Asian Shares Rise Despite U.S. Bank Woes

Asian stocks ended Thursday’s session mostly higher, as a string of strong tech earnings offset lingering concerns about the U.S. banking sector.

After Google parent Alphabet and Microsoft, Meta managed to reverse a downward spiral for the first quarter of 2023.

The dollar extended declines, helping gold prices scale above $2,000 per ounce ahead of the release of U.S. first quarter economic growth data later in the day.

Oil prices rose in Asian trading after having dropped by almost 4 percent to reach a one-month low in the previous session despite data showing a significant fall in U.S. crude inventories.

Chinese shares rose notably after a recent string of losses despite better-than-expected economic data. The benchmark Shanghai Composite climbed 0.7 percent to 3,285.88.

Hong Kong’s Hang Seng Index rose 0.4 percent to 19,840.29, rebounding from a four-week low ahead of key earnings reports.

Japanese shares recovered from an early slide to close slightly higher as investors braced for Governor Kazuo Ueda’s first policy meeting.

The Nikkei 225 Index edged up 0.2 percent to 28,457.68, while the broader Topix settled 0.4 percent higher at 2,032.51. Automakers Honda Motor, Nissan and Toyota Motor rose over 1 percent eac, while Advantest lost 9.2 percent after projecting a profit drop.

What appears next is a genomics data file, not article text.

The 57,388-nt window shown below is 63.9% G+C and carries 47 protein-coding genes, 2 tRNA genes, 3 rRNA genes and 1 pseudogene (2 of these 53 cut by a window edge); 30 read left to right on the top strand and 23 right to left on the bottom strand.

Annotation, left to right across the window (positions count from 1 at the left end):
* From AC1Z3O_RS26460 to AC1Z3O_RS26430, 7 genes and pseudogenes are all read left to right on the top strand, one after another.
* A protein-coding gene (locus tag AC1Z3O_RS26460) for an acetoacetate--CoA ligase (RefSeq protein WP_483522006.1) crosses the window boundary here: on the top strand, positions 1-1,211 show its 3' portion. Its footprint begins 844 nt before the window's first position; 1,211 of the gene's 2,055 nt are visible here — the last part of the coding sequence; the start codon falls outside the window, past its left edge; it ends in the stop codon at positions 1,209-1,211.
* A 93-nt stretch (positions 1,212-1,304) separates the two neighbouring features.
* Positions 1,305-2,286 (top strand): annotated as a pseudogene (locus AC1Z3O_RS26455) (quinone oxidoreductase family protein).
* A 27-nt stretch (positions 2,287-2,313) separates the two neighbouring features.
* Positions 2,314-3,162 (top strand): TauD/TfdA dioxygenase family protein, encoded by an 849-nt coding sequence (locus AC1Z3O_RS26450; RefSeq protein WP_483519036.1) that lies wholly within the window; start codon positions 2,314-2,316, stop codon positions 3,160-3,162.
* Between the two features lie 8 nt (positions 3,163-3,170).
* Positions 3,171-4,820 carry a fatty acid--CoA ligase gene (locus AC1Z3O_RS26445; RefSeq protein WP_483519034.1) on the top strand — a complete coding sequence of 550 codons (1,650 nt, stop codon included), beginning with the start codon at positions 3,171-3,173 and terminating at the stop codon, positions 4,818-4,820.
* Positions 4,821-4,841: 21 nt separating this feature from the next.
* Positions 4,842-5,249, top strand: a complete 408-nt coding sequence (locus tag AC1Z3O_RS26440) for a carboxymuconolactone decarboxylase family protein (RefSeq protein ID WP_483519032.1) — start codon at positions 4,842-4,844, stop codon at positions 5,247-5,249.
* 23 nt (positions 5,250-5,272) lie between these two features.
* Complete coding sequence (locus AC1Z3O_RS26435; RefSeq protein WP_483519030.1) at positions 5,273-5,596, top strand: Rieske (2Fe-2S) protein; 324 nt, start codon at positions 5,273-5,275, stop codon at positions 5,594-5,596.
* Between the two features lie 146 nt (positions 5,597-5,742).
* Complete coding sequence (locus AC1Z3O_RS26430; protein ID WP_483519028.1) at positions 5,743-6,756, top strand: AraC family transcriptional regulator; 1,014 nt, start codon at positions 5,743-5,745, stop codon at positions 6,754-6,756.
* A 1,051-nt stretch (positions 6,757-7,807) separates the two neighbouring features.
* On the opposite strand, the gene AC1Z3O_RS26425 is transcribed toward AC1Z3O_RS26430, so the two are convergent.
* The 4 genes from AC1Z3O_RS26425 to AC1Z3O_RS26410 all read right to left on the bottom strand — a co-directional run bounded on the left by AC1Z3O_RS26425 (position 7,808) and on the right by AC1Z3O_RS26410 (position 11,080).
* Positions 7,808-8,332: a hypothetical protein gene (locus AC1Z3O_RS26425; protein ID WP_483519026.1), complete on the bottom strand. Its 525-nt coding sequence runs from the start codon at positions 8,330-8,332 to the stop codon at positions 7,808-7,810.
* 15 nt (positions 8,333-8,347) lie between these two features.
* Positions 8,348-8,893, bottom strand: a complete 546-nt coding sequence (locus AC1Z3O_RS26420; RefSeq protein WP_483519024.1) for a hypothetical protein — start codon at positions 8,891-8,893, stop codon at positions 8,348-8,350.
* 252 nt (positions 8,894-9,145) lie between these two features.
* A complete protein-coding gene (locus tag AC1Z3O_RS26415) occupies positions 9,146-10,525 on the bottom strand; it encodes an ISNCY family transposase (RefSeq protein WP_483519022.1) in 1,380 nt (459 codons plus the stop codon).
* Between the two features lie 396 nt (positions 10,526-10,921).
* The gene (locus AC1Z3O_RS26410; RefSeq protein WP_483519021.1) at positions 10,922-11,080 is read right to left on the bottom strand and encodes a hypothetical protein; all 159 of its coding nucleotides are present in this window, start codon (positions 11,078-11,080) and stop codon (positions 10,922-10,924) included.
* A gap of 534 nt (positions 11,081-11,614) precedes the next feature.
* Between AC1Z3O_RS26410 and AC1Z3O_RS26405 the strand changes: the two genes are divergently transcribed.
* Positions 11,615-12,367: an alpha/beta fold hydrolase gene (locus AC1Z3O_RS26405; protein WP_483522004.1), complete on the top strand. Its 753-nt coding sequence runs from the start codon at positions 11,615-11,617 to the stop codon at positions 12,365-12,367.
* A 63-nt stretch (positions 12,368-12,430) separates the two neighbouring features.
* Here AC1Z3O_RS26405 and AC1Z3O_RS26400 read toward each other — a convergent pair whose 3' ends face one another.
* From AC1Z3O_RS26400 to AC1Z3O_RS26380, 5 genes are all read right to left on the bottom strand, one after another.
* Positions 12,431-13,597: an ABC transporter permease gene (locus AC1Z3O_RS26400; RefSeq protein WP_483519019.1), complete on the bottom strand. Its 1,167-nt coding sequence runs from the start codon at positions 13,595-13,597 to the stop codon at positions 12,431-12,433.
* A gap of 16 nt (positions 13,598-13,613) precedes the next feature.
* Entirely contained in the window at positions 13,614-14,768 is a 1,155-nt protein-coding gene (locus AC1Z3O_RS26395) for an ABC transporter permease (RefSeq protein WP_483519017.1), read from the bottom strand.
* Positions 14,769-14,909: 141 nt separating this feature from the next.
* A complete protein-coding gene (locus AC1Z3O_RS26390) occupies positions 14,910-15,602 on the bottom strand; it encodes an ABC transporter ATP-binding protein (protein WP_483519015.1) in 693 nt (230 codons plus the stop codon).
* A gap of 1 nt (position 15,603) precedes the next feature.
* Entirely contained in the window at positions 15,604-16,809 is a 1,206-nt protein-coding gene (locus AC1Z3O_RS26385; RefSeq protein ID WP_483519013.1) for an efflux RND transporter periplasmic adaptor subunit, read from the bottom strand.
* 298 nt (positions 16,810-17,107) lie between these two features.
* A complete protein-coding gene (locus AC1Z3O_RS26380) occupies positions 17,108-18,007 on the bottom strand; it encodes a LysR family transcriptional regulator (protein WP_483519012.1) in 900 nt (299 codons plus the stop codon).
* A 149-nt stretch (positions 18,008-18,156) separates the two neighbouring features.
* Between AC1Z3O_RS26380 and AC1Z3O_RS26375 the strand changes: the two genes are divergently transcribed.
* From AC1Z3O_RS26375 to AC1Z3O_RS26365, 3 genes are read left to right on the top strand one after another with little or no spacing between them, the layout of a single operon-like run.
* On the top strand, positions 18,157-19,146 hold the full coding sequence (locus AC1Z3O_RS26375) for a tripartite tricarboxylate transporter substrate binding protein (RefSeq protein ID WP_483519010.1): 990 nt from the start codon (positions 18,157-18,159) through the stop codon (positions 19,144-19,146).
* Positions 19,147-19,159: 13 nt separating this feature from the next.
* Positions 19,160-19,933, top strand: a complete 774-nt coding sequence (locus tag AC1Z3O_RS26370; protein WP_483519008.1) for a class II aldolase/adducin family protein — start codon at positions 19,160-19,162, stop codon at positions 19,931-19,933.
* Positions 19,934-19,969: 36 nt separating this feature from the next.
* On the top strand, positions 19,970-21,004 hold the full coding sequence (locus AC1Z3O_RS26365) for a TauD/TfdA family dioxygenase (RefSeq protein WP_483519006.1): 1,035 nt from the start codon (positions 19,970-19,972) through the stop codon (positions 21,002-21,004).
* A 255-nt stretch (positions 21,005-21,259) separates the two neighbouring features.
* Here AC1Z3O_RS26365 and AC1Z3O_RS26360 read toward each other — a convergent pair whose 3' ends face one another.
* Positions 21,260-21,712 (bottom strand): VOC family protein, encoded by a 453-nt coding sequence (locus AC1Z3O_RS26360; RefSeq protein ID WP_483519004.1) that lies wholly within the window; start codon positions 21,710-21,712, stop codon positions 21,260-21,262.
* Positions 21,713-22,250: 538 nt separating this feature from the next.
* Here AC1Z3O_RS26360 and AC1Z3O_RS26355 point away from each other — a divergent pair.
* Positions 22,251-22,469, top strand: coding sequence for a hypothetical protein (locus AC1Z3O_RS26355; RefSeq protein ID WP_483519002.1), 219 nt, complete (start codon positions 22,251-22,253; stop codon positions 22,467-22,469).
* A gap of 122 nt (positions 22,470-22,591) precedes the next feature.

Seoul stocks snapped a five-day losing streak, as investors reacted to upbeat tech business results from the U.S. The Kospi climbed 0.4 percent to 2,495.81, led by large-cap tech shares.

Market bellwether Samsung Electronics rose 0.8 percent after it forecast a gradual recovery for semiconductors in the second half of this year. Top chipmaker SK Hynix advanced 1.6 percent.

Australian markets ended lower for a fifth straight session as concerns about U.S. banks weighed on shares of local lenders. Mining stocks rebounded from recent losses, helping limit the downside in the broader market.

The benchmark S&P/ASX 200 Index dipped 0.3 percent to 7,292.70, while the broader All Ordinaries Index ended 0.3 percent lower at 7,482.20.

Syrah Resources plunged 9.5 percent after the company said it expects $539 million in total installed capital cost to expand a Louisiana-based facility that produces graphite-based active anode material.

Vitamin maker Blackmores jumped 22.8 percent on receiving a A$1.88 billion ($1.24 billion) offer from Japan’s Kirin Holdings.

Across the Tasman, New Zealand’s benchmark S&P/NZX 50 Index slipped 0.1 percent to end at 11,918.22.

U.S. stocks ended mixed overnight, while the dollar dipped, as investors weighed upbeat tech earnings against ongoing turmoil in the regional banking sector and congressional wrangling over raising the federal debt ceiling.

New data showed that orders for core capital goods fell more than expected in March, adding to recession worries.

The tech-heavy Nasdaq Composite bounced off its lowest closing level in almost a month to close half a percent higher, while the Dow dropped 0.7 percent and the S&P 500 shed 0.4 percent.

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